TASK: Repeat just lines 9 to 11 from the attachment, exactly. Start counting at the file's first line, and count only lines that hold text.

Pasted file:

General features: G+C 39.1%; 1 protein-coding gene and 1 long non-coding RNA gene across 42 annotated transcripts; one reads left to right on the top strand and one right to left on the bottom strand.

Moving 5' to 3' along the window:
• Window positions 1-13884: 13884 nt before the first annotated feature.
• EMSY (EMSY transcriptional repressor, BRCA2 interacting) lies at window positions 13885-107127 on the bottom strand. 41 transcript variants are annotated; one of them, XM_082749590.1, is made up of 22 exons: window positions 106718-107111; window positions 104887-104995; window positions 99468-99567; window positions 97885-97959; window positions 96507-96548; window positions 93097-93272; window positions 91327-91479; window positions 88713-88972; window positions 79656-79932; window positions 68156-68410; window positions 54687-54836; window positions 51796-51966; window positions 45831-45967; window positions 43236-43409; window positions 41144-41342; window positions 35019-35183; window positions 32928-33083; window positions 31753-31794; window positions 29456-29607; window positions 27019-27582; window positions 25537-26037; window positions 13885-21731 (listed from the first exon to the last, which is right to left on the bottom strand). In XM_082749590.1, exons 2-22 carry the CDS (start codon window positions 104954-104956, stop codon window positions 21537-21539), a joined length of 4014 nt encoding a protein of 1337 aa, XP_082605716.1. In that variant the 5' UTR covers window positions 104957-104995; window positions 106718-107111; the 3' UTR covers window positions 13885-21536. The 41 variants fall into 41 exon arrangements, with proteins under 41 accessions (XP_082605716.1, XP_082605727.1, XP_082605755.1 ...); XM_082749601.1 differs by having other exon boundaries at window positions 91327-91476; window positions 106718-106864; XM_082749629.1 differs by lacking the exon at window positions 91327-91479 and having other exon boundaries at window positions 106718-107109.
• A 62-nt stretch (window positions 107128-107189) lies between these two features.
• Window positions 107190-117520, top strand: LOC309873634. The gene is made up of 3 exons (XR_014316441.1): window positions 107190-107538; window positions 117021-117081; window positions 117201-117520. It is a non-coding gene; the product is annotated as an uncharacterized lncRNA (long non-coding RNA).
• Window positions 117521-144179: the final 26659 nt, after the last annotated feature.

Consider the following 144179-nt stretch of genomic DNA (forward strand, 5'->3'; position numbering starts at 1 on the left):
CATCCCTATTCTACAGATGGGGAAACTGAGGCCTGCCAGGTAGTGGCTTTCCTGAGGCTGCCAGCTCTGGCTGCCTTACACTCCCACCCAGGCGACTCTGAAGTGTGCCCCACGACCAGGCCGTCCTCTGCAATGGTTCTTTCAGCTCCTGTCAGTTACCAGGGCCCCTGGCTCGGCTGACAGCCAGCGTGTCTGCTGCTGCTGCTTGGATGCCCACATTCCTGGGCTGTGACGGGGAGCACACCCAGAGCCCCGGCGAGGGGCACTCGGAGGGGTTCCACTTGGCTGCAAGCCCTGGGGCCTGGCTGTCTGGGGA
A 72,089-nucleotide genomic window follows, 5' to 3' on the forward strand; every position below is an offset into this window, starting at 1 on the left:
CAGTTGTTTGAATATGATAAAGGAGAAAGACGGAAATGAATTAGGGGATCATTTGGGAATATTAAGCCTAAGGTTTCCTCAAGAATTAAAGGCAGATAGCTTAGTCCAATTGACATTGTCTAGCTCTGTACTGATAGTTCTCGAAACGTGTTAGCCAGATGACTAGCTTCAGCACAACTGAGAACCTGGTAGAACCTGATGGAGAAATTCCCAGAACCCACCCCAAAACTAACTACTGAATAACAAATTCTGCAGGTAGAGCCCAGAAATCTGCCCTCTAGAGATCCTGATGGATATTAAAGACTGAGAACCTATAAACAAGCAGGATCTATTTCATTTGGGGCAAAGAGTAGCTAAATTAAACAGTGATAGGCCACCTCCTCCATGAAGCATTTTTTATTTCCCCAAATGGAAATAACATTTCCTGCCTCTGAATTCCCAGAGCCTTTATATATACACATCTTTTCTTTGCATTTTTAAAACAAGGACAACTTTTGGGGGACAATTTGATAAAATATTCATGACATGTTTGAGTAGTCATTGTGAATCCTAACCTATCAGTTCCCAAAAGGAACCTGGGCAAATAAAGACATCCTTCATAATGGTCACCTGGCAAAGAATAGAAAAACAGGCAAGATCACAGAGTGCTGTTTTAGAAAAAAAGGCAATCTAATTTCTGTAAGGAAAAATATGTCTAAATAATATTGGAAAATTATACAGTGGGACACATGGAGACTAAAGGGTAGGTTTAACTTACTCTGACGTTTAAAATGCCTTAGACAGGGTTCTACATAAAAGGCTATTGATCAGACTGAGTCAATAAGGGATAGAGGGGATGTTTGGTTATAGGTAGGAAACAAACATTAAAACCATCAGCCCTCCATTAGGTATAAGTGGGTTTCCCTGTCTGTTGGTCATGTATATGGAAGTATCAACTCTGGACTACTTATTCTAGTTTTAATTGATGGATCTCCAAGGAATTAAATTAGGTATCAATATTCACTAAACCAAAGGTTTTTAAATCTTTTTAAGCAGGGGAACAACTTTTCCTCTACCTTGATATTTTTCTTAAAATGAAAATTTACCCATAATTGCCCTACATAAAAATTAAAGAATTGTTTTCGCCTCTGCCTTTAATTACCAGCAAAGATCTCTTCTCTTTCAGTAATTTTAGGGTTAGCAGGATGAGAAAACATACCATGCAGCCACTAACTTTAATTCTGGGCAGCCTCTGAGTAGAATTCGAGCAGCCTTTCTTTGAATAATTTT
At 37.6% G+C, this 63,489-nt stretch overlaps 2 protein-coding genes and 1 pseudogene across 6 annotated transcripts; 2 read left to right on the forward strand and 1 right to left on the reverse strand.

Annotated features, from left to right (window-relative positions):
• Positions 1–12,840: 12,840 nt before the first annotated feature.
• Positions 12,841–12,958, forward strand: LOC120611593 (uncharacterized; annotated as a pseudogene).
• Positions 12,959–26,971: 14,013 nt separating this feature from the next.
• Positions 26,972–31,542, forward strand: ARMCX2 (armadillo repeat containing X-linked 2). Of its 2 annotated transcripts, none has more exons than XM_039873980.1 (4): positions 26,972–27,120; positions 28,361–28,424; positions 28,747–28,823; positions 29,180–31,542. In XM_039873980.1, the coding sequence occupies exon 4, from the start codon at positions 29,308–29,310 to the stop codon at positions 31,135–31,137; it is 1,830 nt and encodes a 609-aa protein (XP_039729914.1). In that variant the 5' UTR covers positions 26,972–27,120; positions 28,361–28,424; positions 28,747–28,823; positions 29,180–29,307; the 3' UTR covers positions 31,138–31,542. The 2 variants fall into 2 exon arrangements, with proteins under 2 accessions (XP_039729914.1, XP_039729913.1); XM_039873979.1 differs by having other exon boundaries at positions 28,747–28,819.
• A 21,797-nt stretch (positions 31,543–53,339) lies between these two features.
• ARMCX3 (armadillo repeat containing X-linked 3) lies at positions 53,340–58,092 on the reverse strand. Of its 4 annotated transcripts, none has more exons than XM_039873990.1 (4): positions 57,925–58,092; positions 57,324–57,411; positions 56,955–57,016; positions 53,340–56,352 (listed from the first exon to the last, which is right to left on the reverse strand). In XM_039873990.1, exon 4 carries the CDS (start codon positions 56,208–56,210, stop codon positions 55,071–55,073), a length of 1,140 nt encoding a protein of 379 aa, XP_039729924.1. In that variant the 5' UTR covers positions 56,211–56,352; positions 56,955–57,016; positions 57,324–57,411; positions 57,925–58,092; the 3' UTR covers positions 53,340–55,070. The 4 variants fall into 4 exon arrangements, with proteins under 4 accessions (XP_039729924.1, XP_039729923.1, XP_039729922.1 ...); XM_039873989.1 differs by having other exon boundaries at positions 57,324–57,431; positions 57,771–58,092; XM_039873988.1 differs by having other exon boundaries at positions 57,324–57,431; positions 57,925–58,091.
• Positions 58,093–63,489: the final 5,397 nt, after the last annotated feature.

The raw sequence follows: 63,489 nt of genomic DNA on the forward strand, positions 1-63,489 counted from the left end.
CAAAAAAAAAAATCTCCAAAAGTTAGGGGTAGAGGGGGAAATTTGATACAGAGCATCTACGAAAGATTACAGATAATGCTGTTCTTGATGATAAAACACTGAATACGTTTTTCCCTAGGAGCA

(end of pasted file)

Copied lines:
CATCCCTATTCTACAGATGGGGAAACTGAGGCCTGCCAGGTAGTGGCTTTCCTGAGGCTGCCAGCTCTGGCTGCCTTACACTCCCACCCAGGCGACTCTGAAGTGTGCCCCACGACCAGGCCGTCCTCTGCAATGGTTCTTTCAGCTCCTGTCAGTTACCAGGGCCCCTGGCTCGGCTGACAGCCAGCGTGTCTGCTGCTGCTGCTTGGATGCCCACATTCCTGGGCTGTGACGGGGAGCACACCCAGAGCCCCGGCGAGGGGCACTCGGAGGGGTTCCACTTGGCTGCAAGCCCTGGGGCCTGGCTGTCTGGGGA
A 72,089-nucleotide genomic window follows, 5' to 3' on the forward strand; every position below is an offset into this window, starting at 1 on the left:
CAGTTGTTTGAATATGATAAAGGAGAAAGACGGAAATGAATTAGGGGATCATTTGGGAATATTAAGCCTAAGGTTTCCTCAAGAATTAAAGGCAGATAGCTTAGTCCAATTGACATTGTCTAGCTCTGTACTGATAGTTCTCGAAACGTGTTAGCCAGATGACTAGCTTCAGCACAACTGAGAACCTGGTAGAACCTGATGGAGAAATTCCCAGAACCCACCCCAAAACTAACTACTGAATAACAAATTCTGCAGGTAGAGCCCAGAAATCTGCCCTCTAGAGATCCTGATGGATATTAAAGACTGAGAACCTATAAACAAGCAGGATCTATTTCATTTGGGGCAAAGAGTAGCTAAATTAAACAGTGATAGGCCACCTCCTCCATGAAGCATTTTTTATTTCCCCAAATGGAAATAACATTTCCTGCCTCTGAATTCCCAGAGCCTTTATATATACACATCTTTTCTTTGCATTTTTAAAACAAGGACAACTTTTGGGGGACAATTTGATAAAATATTCATGACATGTTTGAGTAGTCATTGTGAATCCTAACCTATCAGTTCCCAAAAGGAACCTGGGCAAATAAAGACATCCTTCATAATGGTCACCTGGCAAAGAATAGAAAAACAGGCAAGATCACAGAGTGCTGTTTTAGAAAAAAAGGCAATCTAATTTCTGTAAGGAAAAATATGTCTAAATAATATTGGAAAATTATACAGTGGGACACATGGAGACTAAAGGGTAGGTTTAACTTACTCTGACGTTTAAAATGCCTTAGACAGGGTTCTACATAAAAGGCTATTGATCAGACTGAGTCAATAAGGGATAGAGGGGATGTTTGGTTATAGGTAGGAAACAAACATTAAAACCATCAGCCCTCCATTAGGTATAAGTGGGTTTCCCTGTCTGTTGGTCATGTATATGGAAGTATCAACTCTGGACTACTTATTCTAGTTTTAATTGATGGATCTCCAAGGAATTAAATTAGGTATCAATATTCACTAAACCAAAGGTTTTTAAATCTTTTTAAGCAGGGGAACAACTTTTCCTCTACCTTGATATTTTTCTTAAAATGAAAATTTACCCATAATTGCCCTACATAAAAATTAAAGAATTGTTTTCGCCTCTGCCTTTAATTACCAGCAAAGATCTCTTCTCTTTCAGTAATTTTAGGGTTAGCAGGATGAGAAAACATACCATGCAGCCACTAACTTTAATTCTGGGCAGCCTCTGAGTAGAATTCGAGCAGCCTTTCTTTGAATAATTTT